Graduation Year


Document Type




Degree Granting Department


Major Professor

Linda Whiteford, Ph.D.

Co-Major Professor

Amy Stuart, Ph.D.

Committee Member

Rebecca Zarger, Ph.D.


Water Reuse, Sustainability, PBDEs, Flame Retardants, Risk Perception, Risk Communication, Political Ecology, Wastewater


Reclaimed water has increased in popularity as a means to recycle water and thus decrease the amount of wasteful water use. This process is widely used in Tampa Bay for watering of lawns. This increase in popularity and use has raised questions as to what contaminants are in the reclaimed water.

The purpose of this study was to analyze reclaimed water for contaminants believed to be detrimental to health and conduct interviews to ascertain perceptions of risk in the local population. As water reuse grows in popularity further research will need to be conducted to address potential human health concerns.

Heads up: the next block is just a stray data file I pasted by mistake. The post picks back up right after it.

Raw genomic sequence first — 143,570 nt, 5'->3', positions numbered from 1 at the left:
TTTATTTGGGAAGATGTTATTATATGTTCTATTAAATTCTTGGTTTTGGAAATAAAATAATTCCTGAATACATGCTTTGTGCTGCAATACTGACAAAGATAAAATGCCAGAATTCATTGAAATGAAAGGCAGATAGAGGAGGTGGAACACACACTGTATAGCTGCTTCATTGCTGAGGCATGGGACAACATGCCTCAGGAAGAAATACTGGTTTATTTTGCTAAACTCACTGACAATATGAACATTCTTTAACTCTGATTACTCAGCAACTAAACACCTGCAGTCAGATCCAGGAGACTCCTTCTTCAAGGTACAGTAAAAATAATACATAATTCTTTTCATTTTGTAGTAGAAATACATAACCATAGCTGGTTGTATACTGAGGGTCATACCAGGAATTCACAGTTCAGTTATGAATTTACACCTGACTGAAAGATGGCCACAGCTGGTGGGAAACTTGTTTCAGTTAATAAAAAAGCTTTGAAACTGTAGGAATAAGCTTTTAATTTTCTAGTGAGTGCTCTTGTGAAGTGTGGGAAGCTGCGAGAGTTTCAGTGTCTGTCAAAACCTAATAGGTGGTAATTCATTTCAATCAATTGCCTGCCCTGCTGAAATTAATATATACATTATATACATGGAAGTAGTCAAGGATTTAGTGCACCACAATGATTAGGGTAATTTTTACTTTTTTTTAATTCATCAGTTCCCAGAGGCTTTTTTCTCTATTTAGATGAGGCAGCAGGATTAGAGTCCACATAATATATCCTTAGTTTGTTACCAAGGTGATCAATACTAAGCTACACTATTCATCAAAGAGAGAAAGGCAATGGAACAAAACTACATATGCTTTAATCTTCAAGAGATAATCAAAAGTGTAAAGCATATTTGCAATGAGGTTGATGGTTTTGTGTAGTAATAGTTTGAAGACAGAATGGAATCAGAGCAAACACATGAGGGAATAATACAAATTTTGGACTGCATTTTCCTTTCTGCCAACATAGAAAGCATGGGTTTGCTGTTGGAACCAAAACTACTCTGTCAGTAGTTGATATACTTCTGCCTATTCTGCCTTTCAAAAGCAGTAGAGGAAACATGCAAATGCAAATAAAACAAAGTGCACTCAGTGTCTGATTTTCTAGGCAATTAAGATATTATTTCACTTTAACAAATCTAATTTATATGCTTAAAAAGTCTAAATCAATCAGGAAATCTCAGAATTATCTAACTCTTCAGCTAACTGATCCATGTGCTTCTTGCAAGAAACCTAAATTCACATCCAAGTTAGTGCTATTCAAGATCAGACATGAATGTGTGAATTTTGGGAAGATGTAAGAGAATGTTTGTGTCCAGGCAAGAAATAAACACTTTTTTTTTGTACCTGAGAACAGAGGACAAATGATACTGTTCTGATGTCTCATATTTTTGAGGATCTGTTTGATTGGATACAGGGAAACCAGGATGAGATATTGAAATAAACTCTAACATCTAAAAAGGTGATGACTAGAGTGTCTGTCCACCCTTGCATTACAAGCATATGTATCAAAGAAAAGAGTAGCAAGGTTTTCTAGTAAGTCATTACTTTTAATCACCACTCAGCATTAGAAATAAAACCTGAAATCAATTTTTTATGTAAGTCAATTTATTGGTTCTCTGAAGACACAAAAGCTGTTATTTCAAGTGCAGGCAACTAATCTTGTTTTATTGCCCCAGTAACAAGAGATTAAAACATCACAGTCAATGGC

This research shows that there are potential health concerns related to reclaimed water when we use dioxin as a surrogate compound. Additionally, the research shows that local governments aren't doing enough to communicate information to local communities. Any policy that moves forward in regards to supplementing drinking water with reclaimed water must incorporate local communities in the decision making process. Decisions made in the absence of information can be misguiding and the first feedback of these decisions is felt by local communities. With their input in the beginning, throughout the decision making process, and during the evaluation period, new information will be generated. The incorporation of the community in the decision making process will make the reclaimed for drinking water initiative, more successful.